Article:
Welcoming your foster child into your home isn’t going to be as easy as simply opening your door. You need to treat him like any other child but also consider the trauma he’s experienced. Your foster child may immediately embrace you, it may take time for him to warm up or he may never show how he feels at all. Every foster child’s reaction is going to be different. What may seem like a warm welcome to you could be a stressful situation to him. There are going to be times when it feels like making your foster child feel at home is a delicate balancing act. You need to step back, view it from his perspective and try to be flexible and understanding.
Your foster child’s first impression of his new home will likely form a lasting memory, so it’s important that you have as much as possible ready for his arrival. Even if it’s an emergency placement, there are simple things you can do to make the transition easier for him. While making your foster child feel at home may seem like a daunting task, it’s the little things you do that can make all the difference.
Making Your Foster Child Feel at Home
The Initial Meeting: When he arrives at your house, come out smiling and be one of the first welcoming faces he sees that day. Kneeling down to his eye level before introducing yourself will make you seem less intimidating and may ease some of the tension. Don’t insist on him calling you “mom” or “dad.” Instead, give him a few options to call you. Next, introduce the rest of your family. When walking him to your home, see if he’s open to you holding his hand if he’s younger, or placing your hand on his shoulder if he’s older, to start forming a bond and provide some much needed reassurance. He may not welcome your touch, especially if he’s been exposed to physical or sexual abuse, in which case you need to respect his space. If you notice that he seems hesitant or anxious, err on the side of caution and avoid making this day any more uncomfortable for him.
The Tour: Show him around the house. If you have other children, let them join you on the tour to help them start bonding. Explain to him that he shouldn’t feeling uncomfortable using different things around the house, such as the TV or computer, because he’s now part of your family. Doing so will give him a sense of belonging, which may be a first for him.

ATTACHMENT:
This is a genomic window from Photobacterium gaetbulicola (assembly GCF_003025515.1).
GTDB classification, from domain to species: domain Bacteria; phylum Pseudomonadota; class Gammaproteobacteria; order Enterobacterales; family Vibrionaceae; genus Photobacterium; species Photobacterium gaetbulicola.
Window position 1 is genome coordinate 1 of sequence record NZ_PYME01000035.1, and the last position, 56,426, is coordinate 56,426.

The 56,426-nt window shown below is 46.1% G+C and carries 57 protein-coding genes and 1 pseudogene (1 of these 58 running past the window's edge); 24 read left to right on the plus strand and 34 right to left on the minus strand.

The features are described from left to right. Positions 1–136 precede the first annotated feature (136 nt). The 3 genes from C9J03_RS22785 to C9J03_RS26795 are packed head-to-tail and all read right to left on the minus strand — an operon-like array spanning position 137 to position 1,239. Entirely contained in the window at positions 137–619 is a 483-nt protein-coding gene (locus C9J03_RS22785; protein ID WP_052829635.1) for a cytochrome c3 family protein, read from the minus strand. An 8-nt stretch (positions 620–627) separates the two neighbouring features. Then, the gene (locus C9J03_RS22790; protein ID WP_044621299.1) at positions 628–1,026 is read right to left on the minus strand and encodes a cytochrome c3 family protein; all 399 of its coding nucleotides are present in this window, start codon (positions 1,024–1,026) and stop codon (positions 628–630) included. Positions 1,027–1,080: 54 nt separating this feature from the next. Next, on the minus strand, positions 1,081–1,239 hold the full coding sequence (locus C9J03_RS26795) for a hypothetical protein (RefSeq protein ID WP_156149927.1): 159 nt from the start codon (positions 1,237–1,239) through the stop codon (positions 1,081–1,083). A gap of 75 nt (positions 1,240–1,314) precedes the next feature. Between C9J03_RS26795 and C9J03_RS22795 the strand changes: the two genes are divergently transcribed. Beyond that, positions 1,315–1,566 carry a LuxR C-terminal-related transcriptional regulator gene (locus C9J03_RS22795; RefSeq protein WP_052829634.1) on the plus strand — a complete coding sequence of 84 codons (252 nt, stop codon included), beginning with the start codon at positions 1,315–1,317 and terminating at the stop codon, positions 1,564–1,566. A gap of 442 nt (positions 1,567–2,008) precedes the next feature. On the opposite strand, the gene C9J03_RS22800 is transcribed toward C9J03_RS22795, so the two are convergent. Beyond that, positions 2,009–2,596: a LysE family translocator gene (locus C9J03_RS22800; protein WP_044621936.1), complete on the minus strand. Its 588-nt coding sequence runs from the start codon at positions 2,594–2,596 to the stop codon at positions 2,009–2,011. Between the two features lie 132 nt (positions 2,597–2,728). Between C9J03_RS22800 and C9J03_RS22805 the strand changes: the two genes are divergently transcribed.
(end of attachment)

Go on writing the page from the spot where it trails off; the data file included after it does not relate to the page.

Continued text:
The Room: End the tour of the house with his room. If you have enough notice, you can ask his caseworker what your foster child likes so you can have it waiting for him, such as a poster of his favorite football team or a book he enjoys. You may also want to have a few new toys for him to play with. If he’s younger, consider having a nightlight plugged in to make the room feel safer. Let him know that you can help him rearrange his room if he would like. Be sure to give him plenty of time to check it out and get comfortable with his new surroundings.
The Book: Making a welcome book for him can help ease his transition into your family. Personalize the outside of a binder with different things he may be interested in to make it look friendlier. Inside you can place pictures of everyone in the family along with their names and the names of any pets. Also, include pictures and names of each room. In the book, include a list of general house rules. List your family’s favorite hobbies, activities and traditions. Leave space for him to add his own. FAFS offers a similar pre-composed book called a Life Book to licensed resource parents in New Jersey at no cost. These books contain areas to write your foster child’s family history, sections to fill in with life and school memories and room to attach pictures. These books can help your foster child hold on to positive memories.
The Basket: Preparing a welcome basket can be a nice surprise for your foster child on what’s likely an upsetting and scary day. You can fill the basket with new clothes, a blanket, toys, books and other things that interest him. Not only will a welcome basket show him that you care, but also that he’s worth getting a gift.
The Food: Put some cookies in the oven to fill your house with a welcoming scent. Once your family has greeted your foster child, put a pizza in the oven for him to eat after the tour. For dinner, find out what his favorite meal is and plan to make that in the future to create a greater sense of home.
The Ice Breaker: Once he’s had time to eat and get settled, you can gauge his feelings and see if he’s open to talking to you. If he’s willing to talk, you can start by asking questions to show that you’re truly interested in him, like asking if there’s anything you can do to make his room more comfortable. Let him know that if he ever has any questions he can feel comfortable coming to you. All of this will work towards building a bond. However, don’t think you did something wrong if he doesn’t want to talk. It’s likely been a very difficult day for him and he has a lot to process. On top of that, his experiences with adults may have led to him having trust issues. His unwillingness to talk could also be coming from the fear of being in a stranger’s house where he’s now expected to live. It’s important that you don’t force him; let him open up to you on his own terms.
Some of these points may seem too commonplace to make that much of a difference, but to your foster child, who’s coming from a situation that was anything but normal, they will. Don’t get discouraged if it doesn’t seem like he appreciates all that you’re doing. It may take him a few days, weeks, or even months to warm up to you as he adjusts, but with time and your love, he’ll start to feel less like an outsider and more like a member of the family. Even if he doesn’t embrace you the way you hoped, know that you laid very important groundwork that’s going to stay with him always.